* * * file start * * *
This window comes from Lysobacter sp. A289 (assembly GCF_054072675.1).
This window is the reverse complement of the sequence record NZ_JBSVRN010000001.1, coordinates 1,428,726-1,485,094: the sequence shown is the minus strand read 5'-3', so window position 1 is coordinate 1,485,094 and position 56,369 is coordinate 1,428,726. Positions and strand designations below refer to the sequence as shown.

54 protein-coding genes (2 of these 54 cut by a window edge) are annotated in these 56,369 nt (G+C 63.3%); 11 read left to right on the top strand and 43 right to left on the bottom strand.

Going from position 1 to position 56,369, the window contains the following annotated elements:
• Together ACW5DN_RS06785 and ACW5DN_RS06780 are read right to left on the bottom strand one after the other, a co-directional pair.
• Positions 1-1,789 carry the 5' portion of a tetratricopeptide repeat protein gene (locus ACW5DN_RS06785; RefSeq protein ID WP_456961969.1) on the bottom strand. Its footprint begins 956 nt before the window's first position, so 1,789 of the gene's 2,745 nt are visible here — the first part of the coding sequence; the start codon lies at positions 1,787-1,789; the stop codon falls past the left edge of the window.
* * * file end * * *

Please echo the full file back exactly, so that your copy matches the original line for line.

This window comes from Lysobacter sp. A289 (assembly GCF_054072675.1).
This window is the reverse complement of the sequence record NZ_JBSVRN010000001.1, coordinates 1,428,726-1,485,094: the sequence shown is the minus strand read 5'-3', so window position 1 is coordinate 1,485,094 and position 56,369 is coordinate 1,428,726. Positions and strand designations below refer to the sequence as shown.

54 protein-coding genes (2 of these 54 cut by a window edge) are annotated in these 56,369 nt (G+C 63.3%); 11 read left to right on the top strand and 43 right to left on the bottom strand.

Going from position 1 to position 56,369, the window contains the following annotated elements:
• Together ACW5DN_RS06785 and ACW5DN_RS06780 are read right to left on the bottom strand one after the other, a co-directional pair.
• Positions 1-1,789 carry the 5' portion of a tetratricopeptide repeat protein gene (locus ACW5DN_RS06785; RefSeq protein ID WP_456961969.1) on the bottom strand. Its footprint begins 956 nt before the window's first position, so 1,789 of the gene's 2,745 nt are visible here — the first part of the coding sequence; the start codon lies at positions 1,787-1,789; the stop codon falls past the left edge of the window.